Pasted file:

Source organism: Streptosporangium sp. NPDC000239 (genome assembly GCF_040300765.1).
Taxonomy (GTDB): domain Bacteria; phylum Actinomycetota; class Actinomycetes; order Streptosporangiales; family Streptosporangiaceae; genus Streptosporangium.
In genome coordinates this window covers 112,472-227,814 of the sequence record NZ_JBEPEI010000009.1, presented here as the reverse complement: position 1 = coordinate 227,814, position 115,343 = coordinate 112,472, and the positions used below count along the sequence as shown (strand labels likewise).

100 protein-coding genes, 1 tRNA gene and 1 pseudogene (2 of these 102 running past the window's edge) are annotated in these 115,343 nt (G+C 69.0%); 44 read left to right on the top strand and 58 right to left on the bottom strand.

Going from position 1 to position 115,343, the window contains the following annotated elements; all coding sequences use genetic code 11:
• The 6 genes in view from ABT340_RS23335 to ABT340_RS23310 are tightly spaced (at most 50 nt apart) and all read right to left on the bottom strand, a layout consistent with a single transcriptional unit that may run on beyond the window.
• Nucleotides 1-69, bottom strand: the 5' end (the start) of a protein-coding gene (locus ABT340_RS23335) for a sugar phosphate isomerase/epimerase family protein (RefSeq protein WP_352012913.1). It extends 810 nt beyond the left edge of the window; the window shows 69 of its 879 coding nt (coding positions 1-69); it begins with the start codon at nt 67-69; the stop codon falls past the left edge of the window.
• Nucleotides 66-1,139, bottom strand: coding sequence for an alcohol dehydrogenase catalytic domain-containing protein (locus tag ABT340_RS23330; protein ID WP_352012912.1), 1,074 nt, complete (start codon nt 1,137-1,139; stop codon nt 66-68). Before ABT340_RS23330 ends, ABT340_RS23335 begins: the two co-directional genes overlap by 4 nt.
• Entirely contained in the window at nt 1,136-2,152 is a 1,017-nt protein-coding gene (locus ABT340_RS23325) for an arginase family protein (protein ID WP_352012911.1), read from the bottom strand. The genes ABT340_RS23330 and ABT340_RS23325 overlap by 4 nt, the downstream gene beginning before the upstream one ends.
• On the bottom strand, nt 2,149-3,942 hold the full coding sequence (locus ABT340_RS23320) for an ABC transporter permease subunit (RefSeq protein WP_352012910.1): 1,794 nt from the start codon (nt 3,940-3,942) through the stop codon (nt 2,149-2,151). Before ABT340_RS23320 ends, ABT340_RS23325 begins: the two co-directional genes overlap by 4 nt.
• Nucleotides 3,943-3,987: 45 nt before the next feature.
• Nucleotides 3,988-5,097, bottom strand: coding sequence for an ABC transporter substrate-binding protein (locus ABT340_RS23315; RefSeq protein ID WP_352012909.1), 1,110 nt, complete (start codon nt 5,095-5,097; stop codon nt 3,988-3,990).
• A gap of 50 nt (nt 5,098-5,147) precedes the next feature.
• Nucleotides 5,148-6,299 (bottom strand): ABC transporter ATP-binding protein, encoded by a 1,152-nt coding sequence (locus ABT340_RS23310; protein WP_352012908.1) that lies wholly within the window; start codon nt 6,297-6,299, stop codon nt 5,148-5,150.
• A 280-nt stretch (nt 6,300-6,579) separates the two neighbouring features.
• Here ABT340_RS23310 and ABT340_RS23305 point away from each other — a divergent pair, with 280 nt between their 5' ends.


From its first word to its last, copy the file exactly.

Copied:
Source organism: Streptosporangium sp. NPDC000239 (genome assembly GCF_040300765.1).
Taxonomy (GTDB): domain Bacteria; phylum Actinomycetota; class Actinomycetes; order Streptosporangiales; family Streptosporangiaceae; genus Streptosporangium.
In genome coordinates this window covers 112,472-227,814 of the sequence record NZ_JBEPEI010000009.1, presented here as the reverse complement: position 1 = coordinate 227,814, position 115,343 = coordinate 112,472, and the positions used below count along the sequence as shown (strand labels likewise).

100 protein-coding genes, 1 tRNA gene and 1 pseudogene (2 of these 102 running past the window's edge) are annotated in these 115,343 nt (G+C 69.0%); 44 read left to right on the top strand and 58 right to left on the bottom strand.

Going from position 1 to position 115,343, the window contains the following annotated elements; all coding sequences use genetic code 11:
• The 6 genes in view from ABT340_RS23335 to ABT340_RS23310 are tightly spaced (at most 50 nt apart) and all read right to left on the bottom strand, a layout consistent with a single transcriptional unit that may run on beyond the window.
• Nucleotides 1-69, bottom strand: the 5' end (the start) of a protein-coding gene (locus ABT340_RS23335) for a sugar phosphate isomerase/epimerase family protein (RefSeq protein WP_352012913.1). It extends 810 nt beyond the left edge of the window; the window shows 69 of its 879 coding nt (coding positions 1-69); it begins with the start codon at nt 67-69; the stop codon falls past the left edge of the window.
• Nucleotides 66-1,139, bottom strand: coding sequence for an alcohol dehydrogenase catalytic domain-containing protein (locus tag ABT340_RS23330; protein ID WP_352012912.1), 1,074 nt, complete (start codon nt 1,137-1,139; stop codon nt 66-68). Before ABT340_RS23330 ends, ABT340_RS23335 begins: the two co-directional genes overlap by 4 nt.
• Entirely contained in the window at nt 1,136-2,152 is a 1,017-nt protein-coding gene (locus ABT340_RS23325) for an arginase family protein (protein ID WP_352012911.1), read from the bottom strand. The genes ABT340_RS23330 and ABT340_RS23325 overlap by 4 nt, the downstream gene beginning before the upstream one ends.
• On the bottom strand, nt 2,149-3,942 hold the full coding sequence (locus ABT340_RS23320) for an ABC transporter permease subunit (RefSeq protein WP_352012910.1): 1,794 nt from the start codon (nt 3,940-3,942) through the stop codon (nt 2,149-2,151). Before ABT340_RS23320 ends, ABT340_RS23325 begins: the two co-directional genes overlap by 4 nt.
• Nucleotides 3,943-3,987: 45 nt before the next feature.
• Nucleotides 3,988-5,097, bottom strand: coding sequence for an ABC transporter substrate-binding protein (locus ABT340_RS23315; RefSeq protein ID WP_352012909.1), 1,110 nt, complete (start codon nt 5,095-5,097; stop codon nt 3,988-3,990).
• A gap of 50 nt (nt 5,098-5,147) precedes the next feature.
• Nucleotides 5,148-6,299 (bottom strand): ABC transporter ATP-binding protein, encoded by a 1,152-nt coding sequence (locus ABT340_RS23310; protein WP_352012908.1) that lies wholly within the window; start codon nt 6,297-6,299, stop codon nt 5,148-5,150.
• A 280-nt stretch (nt 6,300-6,579) separates the two neighbouring features.
• Here ABT340_RS23310 and ABT340_RS23305 point away from each other — a divergent pair, with 280 nt between their 5' ends.